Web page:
Energy consumption is much lower than it used to beCalifornia was the first to adopt energy standards for refrigerators in 1978 in the wake of the OPEC oil embargo of 1973, and as other concerns about petroleum supplies began to surface. Manufacturers have been required to meet Department of Energy standards since 1990.California’s move helped put the brakes on a long-standing upward trend in energy use: Between 1947 and 1974, power consumption had climbed from an average of less than 400 kilowatt hours (kWh) of electricity to more than 1,800 kWh per year.Since then, average power consumption has steadily declined, ACEEE said, dropping below 1,000 kWh for the first time by the early 1980s and, with the adoption of the most recent standards, should decline to less than 500 kWh a year.A refrigerator that just meets the new energy requirements will use between $215 and $270 less in electricity per year than a model that just met the California standards in 1978. (Keep in mind the government sets different efficiency standards for different models; in all, there are 18 categories of refrigerators and freezers covered by federal rules.) Boxes are bigger, but they cost lessThere’s a good argument to be made that American families could easily make do with much smaller refrigerators. The ACEEE finds that the average size is now more than 20 cubic feet, and has been for most of the last 40 years.Even so, prices are coming down. In 2010 dollars, the average cost has fallen from a high of $1,566 in the mid-1970s to about $550 in 2010. Of course it is possible to spend a lot more than that, but average prices have fallen even as manufacturers add features such as ice-makers and beverage dispensers.ACEEE said that as more consumers replace old refrigerators with new ones, energy use will continue falling. The new standards should save enough energy in the next 30 years to meet the total energy needs of one-fourth of all the homes in the U.S. for one year, ACEEE said. Consumers will save as much as $36 billion over the same period. As the modern refrigerator marks its 100th anniversary this year, new federal efficiency standards take effect on September 15 that will cut energy consumption on most models by between 20% and 25%, according to the American Council for an Energy-Efficient Economy (ACEEE).The drop in power consumption continues a trend that started nearly 40 years ago with efficiency standards approved by the then fledgling California Energy Commission.Before the advent of electrically powered refrigerators, people kept perishable foods in cabinets cooled by blocks of ice, and since the first models were introduced the refrigerator has undergone a remarkable transition (for a history of the classic GE Monitor-Top model first manufactured in the 1920s, see Martin Holladay’s blog from May 2012.)Three things have happened to refrigerators since the 1970s, when the first efficiency standards went into effect, the ACEEE said in a report about the evolution of this appliance: energy consumption has dropped significantly, prices are lower, and refrigerators are bigger.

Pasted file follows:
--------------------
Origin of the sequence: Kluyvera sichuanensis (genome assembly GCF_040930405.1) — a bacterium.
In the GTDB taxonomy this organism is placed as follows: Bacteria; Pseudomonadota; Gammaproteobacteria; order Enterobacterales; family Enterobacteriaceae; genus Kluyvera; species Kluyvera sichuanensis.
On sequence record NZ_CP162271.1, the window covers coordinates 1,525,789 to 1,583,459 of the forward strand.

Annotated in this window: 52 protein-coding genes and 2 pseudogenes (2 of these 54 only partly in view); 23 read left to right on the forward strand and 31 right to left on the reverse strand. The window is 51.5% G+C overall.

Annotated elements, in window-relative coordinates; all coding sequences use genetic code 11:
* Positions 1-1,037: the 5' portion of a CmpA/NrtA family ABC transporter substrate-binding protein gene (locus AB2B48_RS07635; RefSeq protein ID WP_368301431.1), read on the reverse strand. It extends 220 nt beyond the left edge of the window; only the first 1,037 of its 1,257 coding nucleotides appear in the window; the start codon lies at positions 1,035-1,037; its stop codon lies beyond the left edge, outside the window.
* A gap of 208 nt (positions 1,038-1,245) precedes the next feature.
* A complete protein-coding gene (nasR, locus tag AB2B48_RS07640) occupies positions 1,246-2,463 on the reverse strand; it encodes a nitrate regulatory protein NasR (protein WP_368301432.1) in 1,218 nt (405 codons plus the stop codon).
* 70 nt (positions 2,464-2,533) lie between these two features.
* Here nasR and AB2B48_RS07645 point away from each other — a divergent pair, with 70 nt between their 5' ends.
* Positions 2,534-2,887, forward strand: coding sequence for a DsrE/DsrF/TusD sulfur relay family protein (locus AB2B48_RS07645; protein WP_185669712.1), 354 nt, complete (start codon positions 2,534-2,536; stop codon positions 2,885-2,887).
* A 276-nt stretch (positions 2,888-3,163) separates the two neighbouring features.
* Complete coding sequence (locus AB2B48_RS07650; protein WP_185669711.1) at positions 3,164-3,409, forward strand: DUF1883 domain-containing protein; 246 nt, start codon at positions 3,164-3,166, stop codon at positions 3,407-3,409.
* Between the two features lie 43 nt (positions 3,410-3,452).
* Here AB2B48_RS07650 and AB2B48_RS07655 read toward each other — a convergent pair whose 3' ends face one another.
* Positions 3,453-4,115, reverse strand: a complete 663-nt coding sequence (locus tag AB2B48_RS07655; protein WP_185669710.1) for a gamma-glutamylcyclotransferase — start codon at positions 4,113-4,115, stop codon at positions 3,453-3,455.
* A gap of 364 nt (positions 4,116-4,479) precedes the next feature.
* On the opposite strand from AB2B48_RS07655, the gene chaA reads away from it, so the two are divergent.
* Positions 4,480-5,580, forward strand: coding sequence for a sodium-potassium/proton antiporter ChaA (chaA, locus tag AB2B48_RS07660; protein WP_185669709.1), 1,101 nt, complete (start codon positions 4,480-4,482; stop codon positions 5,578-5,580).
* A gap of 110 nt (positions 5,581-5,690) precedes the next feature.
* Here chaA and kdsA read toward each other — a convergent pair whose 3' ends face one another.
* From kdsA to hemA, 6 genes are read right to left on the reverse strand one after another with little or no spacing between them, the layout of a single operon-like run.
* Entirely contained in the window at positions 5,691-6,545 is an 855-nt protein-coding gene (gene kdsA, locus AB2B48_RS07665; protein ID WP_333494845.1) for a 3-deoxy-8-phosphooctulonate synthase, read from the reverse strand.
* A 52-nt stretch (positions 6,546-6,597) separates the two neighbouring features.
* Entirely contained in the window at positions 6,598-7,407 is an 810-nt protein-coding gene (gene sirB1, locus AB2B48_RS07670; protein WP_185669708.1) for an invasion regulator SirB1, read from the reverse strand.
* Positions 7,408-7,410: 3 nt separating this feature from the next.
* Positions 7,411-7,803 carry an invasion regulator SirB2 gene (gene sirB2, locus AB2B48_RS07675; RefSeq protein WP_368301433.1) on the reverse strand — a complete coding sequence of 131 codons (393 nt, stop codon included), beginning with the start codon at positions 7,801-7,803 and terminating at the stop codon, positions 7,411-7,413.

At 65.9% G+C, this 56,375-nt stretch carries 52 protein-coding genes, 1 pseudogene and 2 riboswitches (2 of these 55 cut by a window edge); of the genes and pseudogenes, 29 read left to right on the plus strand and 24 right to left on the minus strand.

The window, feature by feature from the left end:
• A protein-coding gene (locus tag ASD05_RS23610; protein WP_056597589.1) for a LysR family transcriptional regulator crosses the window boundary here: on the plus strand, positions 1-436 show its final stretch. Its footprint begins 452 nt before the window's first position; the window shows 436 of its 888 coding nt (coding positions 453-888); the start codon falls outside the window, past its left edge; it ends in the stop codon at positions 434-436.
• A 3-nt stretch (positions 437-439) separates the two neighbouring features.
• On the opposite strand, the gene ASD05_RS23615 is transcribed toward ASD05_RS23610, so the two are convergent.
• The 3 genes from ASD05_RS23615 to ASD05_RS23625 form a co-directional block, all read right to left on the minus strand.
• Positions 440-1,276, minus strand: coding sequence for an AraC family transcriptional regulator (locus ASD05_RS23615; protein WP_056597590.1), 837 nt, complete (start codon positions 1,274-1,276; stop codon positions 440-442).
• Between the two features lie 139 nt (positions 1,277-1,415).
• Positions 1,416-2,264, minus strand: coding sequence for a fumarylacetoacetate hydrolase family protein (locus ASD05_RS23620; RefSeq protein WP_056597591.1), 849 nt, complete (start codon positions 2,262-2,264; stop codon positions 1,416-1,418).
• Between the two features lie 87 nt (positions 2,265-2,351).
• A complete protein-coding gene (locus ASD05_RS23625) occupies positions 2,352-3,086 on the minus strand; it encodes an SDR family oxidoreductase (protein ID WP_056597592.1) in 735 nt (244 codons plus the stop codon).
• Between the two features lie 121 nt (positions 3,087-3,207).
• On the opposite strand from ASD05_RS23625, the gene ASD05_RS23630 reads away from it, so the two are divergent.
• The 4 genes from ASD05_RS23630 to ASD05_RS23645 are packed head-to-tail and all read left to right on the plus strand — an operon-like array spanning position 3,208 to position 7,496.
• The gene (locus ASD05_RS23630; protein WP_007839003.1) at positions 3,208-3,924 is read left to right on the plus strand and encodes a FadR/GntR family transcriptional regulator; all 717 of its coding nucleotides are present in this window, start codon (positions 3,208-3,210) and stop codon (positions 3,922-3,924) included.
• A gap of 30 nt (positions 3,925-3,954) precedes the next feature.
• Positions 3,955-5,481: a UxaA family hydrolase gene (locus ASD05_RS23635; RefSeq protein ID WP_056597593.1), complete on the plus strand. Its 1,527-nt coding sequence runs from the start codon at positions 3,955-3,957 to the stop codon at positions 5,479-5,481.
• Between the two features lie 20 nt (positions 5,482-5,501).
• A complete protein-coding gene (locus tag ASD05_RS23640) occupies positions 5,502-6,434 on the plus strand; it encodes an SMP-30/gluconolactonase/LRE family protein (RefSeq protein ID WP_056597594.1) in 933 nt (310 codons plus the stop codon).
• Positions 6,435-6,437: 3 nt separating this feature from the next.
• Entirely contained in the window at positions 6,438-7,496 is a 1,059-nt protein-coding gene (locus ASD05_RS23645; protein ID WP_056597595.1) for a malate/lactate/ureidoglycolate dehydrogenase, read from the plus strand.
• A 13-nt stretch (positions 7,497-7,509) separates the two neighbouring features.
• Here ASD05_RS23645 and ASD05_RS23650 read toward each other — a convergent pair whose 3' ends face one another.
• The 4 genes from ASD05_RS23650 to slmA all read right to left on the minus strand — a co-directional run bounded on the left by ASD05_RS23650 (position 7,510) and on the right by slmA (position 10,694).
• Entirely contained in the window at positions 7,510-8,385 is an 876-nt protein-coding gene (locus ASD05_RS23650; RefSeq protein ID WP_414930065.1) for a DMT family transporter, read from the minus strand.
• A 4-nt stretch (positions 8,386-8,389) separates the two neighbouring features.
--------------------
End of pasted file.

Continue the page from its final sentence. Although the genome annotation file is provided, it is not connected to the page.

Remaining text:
LATEST STORIES Josh Jackson of the Phoenix Suns drives the ball against Lonzo Ball of the Los Angeles Lakers during the NBA game at Talking Stick Resort Arena on October 20, 2017 in Phoenix, Arizona. The Lakers defeated the Suns 132-130. Christian Petersen/Getty Images/AFPPHOENIX, Arizona — The NBA has fined Phoenix Suns rookie Josh Jackson $35,000 for “making a menacing gesture” on the playing court and “directing inappropriate language at a fan.”The incident occurred in the Suns’ 130-88 loss to the Clippers in Los Angeles last Saturday night.ADVERTISEMENT Read Next QC cops nab robbery gang leader, cohort Japan ex-PM Nakasone who boosted ties with US dies at 101 View comments Don’t miss out on the latest news and information. Protesters burn down Iran consulate in Najaf PLAY LIST 01:37Protesters burn down Iran consulate in Najaf01:47Panelo casts doubts on Robredo’s drug war ‘discoveries’01:29Police teams find crossbows, bows in HK university01:35Panelo suggests discounted SEA Games tickets for students02:49Robredo: True leaders perform well despite having ‘uninspiring’ boss02:42PH underwater hockey team aims to make waves in SEA Games Stronger peso trims PH debt value to P7.9 trillion Brgy. Ginebra shoots for crown Brace for potentially devastating typhoon approaching PH – NDRRMC Typhoon Kammuri accelerates, gains strength en route to PH Kammuri turning to super typhoon less likely but possible — Pagasa Kin of Misamis Oriental hero cop to get death benefits, award — PNP Video appeared to show Jackson forming his fingers as a pretend gun and pointing it at the fan, but Jackson disputed that characterization.Jackson said the fan had been heckling him loudly and aggressively throughout the game and that he wrongly decided to respond.FEATURED STORIESSPORTSWATCH: Drones light up sky in final leg of SEA Games torch runSPORTSSEA Games: Philippines picks up 1st win in men’s water poloSPORTSMalditas save PH from shutoutJackson said at first he intended to flip his middle finger at the heckler but decided against it and that indecision led to his hand appearing to be a pretend gun. CPP denies ‘Ka Diego’ arrest caused ‘mass panic’ among S. Tagalog NPA MOST READ